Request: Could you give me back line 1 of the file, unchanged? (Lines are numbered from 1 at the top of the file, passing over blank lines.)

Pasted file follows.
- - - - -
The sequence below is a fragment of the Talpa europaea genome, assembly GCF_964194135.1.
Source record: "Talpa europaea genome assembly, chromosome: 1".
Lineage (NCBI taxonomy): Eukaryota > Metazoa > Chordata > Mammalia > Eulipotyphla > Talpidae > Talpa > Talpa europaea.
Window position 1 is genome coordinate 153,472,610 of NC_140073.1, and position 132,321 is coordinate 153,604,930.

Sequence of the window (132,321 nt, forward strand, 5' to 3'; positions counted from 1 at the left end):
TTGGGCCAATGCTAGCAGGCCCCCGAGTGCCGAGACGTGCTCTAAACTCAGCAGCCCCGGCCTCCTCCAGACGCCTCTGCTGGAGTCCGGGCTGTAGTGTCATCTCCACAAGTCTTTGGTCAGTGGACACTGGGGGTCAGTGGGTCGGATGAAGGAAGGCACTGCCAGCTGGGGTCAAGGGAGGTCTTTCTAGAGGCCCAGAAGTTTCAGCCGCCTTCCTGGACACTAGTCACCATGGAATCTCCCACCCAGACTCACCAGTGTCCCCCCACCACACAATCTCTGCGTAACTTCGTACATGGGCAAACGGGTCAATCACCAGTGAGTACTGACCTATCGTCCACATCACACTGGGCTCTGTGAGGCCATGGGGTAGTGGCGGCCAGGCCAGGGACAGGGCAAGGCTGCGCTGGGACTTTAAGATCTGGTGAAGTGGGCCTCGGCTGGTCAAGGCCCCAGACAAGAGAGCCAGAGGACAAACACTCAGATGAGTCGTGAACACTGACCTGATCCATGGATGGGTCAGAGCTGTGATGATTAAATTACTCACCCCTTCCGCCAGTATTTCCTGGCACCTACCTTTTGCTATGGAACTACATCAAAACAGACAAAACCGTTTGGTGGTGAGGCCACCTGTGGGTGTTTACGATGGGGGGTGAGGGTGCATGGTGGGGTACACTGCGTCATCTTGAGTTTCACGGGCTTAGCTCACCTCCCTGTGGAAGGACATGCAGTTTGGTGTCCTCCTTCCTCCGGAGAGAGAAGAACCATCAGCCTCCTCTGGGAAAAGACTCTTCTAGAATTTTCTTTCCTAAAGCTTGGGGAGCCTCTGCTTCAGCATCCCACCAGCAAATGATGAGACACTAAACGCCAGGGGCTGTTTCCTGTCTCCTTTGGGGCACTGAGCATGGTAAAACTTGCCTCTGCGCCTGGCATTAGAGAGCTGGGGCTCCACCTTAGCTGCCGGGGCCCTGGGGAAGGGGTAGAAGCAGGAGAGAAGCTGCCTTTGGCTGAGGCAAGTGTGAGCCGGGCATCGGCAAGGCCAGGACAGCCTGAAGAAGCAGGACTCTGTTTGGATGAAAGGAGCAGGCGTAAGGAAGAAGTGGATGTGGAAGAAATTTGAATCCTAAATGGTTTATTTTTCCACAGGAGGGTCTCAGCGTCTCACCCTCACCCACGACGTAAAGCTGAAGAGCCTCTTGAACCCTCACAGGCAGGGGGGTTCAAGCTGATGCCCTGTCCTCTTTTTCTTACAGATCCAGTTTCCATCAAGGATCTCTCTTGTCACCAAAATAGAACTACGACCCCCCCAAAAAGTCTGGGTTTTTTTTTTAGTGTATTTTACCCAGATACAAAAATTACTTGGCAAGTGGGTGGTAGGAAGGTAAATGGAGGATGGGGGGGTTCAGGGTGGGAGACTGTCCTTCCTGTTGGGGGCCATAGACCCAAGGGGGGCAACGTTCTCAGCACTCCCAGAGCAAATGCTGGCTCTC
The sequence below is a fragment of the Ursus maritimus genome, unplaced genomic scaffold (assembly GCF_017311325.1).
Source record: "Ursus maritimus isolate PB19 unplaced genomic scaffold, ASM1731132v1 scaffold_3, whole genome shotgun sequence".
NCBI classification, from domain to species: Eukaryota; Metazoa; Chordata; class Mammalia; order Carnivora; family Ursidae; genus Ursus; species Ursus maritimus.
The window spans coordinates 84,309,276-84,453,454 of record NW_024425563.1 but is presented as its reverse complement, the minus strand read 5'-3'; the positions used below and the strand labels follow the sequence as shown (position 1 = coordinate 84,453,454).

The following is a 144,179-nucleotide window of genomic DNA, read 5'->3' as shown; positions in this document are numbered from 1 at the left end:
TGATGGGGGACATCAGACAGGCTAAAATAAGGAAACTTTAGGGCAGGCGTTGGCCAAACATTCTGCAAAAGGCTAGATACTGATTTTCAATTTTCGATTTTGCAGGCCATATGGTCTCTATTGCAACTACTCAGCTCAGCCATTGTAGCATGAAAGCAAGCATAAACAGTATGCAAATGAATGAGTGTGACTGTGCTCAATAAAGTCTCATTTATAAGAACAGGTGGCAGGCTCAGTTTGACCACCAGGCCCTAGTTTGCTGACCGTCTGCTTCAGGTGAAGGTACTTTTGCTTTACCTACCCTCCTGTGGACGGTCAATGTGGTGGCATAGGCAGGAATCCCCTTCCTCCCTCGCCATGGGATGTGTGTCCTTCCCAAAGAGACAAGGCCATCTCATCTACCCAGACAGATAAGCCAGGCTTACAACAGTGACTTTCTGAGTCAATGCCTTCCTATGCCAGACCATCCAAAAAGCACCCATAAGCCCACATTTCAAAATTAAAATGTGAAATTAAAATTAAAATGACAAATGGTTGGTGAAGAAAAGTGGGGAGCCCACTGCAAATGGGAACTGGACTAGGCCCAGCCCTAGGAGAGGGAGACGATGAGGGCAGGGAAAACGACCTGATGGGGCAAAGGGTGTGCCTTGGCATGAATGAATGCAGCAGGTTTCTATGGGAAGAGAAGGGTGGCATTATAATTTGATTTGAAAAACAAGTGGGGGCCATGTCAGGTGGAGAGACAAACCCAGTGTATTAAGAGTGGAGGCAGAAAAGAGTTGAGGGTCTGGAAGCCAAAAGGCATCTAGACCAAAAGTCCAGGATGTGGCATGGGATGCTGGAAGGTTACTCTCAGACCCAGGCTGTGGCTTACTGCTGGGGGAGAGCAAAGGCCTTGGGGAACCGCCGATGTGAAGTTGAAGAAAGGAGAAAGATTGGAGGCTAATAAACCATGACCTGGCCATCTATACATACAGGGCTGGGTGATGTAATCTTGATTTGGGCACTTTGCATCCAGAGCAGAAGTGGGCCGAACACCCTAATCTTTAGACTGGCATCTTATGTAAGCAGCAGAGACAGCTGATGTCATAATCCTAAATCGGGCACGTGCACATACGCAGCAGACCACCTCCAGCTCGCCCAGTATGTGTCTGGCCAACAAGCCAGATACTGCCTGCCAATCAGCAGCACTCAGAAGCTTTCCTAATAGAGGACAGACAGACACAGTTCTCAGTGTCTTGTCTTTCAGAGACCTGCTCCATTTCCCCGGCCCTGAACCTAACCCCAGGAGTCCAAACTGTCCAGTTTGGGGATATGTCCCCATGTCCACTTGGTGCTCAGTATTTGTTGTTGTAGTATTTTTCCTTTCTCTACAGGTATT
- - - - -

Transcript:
The sequence below is a fragment of the Talpa europaea genome, assembly GCF_964194135.1.